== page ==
A few weeks ago I was out by myself on a Friday night. I had big plans to go grocery shopping, all alone.
It was one of those moments. I was driving along with the music cranked high, singing at the top of my voice. I was enjoying the chance to worship. But as I began to reflect on the Lord’s goodness, tears sprang to my eyes. I was cut to the heart, remembering occasions during the week when I had spoken too sharply to my husband and been impatient with the children.
I was overwhelmed with a myriad of emotions: love for my family, sorrow over my failings, and an acute awareness of the brevity of life. How could I have been impatient or harsh to these people I love so dearly? I was determined to never be impatient or angry again. Never. Never ever ever!
Yet even as I repented and prayed, I was keenly aware that once I stopped worshiping in my car and walked into the house, all bets were off. It wouldn’t take much for me to forget all my lofty ideals and end up right back where I started.
I’ve been a Christian for a long time. The first year saw major changes as glaring sins were forsaken. But now, more than 20 years later, sanctification seems to come more slowly. Pride and selfishness are harder to recognize, and the roots run very deep.
But I will get there. I will! I most definitely will. The hope of the Christian mom’s life is that “He who began a good work in you will carry it on to completion until the day of Christ Jesus,” Philippians 1:6.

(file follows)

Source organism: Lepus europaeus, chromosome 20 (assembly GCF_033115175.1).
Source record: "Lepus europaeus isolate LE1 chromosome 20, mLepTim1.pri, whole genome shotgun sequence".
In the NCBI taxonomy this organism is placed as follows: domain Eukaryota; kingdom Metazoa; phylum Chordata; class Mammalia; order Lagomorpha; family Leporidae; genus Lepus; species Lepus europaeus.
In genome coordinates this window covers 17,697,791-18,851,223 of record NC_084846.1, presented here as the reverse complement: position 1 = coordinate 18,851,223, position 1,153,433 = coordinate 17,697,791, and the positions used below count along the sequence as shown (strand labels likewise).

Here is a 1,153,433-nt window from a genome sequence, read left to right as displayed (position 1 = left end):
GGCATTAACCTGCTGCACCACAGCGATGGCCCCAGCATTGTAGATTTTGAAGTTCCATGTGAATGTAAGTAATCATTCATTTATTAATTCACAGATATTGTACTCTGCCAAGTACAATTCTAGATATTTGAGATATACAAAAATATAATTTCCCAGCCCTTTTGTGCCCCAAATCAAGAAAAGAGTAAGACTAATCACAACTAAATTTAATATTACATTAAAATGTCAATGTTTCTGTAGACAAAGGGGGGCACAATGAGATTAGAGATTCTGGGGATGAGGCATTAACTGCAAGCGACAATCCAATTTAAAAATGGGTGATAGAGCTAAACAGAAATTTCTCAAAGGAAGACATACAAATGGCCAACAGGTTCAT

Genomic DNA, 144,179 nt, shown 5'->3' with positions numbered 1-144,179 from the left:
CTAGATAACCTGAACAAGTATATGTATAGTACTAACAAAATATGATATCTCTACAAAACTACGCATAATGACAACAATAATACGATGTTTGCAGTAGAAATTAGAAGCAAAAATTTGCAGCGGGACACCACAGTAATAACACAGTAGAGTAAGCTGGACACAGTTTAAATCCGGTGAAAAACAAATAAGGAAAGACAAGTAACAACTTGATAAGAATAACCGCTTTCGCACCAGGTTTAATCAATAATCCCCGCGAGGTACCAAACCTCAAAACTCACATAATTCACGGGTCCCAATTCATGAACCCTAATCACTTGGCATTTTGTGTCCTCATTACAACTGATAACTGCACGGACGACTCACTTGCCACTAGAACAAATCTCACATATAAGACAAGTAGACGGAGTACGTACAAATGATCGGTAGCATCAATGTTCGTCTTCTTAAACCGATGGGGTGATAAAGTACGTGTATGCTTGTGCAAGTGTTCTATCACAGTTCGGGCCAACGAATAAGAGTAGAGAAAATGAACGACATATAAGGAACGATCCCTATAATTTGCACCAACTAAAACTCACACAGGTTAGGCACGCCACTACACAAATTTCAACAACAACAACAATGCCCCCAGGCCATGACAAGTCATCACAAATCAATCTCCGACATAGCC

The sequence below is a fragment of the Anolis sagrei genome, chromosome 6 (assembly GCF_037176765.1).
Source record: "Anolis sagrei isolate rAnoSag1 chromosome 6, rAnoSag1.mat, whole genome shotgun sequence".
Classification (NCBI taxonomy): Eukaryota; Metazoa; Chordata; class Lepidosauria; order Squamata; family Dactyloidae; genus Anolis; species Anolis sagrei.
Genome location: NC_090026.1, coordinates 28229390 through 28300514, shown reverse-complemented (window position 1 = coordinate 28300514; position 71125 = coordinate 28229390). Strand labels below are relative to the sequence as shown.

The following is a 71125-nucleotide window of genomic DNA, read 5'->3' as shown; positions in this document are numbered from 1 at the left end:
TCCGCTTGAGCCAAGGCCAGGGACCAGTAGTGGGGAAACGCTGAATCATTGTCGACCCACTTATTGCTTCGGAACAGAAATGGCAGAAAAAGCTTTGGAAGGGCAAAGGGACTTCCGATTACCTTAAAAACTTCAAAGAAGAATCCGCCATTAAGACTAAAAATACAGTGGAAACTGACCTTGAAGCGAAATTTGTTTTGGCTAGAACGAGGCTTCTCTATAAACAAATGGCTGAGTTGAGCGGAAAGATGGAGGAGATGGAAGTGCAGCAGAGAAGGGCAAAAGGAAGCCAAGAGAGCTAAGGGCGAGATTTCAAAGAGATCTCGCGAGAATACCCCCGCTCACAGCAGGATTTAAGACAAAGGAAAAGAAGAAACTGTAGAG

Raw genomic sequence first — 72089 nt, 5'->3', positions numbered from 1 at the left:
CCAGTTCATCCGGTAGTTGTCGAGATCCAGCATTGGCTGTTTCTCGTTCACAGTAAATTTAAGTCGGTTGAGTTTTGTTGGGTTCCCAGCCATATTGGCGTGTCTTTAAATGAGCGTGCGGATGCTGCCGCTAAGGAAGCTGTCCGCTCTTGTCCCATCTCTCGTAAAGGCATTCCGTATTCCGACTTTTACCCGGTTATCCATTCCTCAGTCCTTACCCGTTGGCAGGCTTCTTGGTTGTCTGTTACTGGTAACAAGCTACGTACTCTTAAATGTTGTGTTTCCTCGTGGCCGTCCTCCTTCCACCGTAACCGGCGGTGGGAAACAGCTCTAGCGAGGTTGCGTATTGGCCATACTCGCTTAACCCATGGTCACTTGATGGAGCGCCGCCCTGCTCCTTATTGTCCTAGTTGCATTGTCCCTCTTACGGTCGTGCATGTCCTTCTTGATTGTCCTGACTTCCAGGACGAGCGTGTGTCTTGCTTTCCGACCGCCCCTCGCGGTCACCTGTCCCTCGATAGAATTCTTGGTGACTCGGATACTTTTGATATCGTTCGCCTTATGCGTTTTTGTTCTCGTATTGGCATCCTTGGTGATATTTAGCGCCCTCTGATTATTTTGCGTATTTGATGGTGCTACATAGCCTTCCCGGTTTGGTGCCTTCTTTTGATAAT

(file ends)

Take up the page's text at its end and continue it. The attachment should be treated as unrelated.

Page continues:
Wouldn’t it be nice to go directly from who we are at the moment of our salvation to who we will be when we see Jesus face to face? But this process involves time. There is a beginning, and there is a point of completion. We live in the time in-between. A time of almost, but not yet. Of longing, but not attaining.
In this in-between time, Jesus is my hope and certainty—and yours. He is my hope when my sins are ever before me. His blood paid for my sins, and His grace is sufficient for me.
He is my certainty. All that He has promised me, He will fulfill. He is transforming me to look more and more like Him, one brush stroke at a time until the masterpiece is finished.
It won’t be long before I actually will become who I want to be. I’ll be my perfected self for an eternity, and I suspect the sins and shortcomings that plague me now will be barely even a memory then.
“Dear friends, now we are children of God, and what we will be has not yet been made known. But we know that when he appears, we shall be like him, for we shall see him as he is,” 1 John 3:2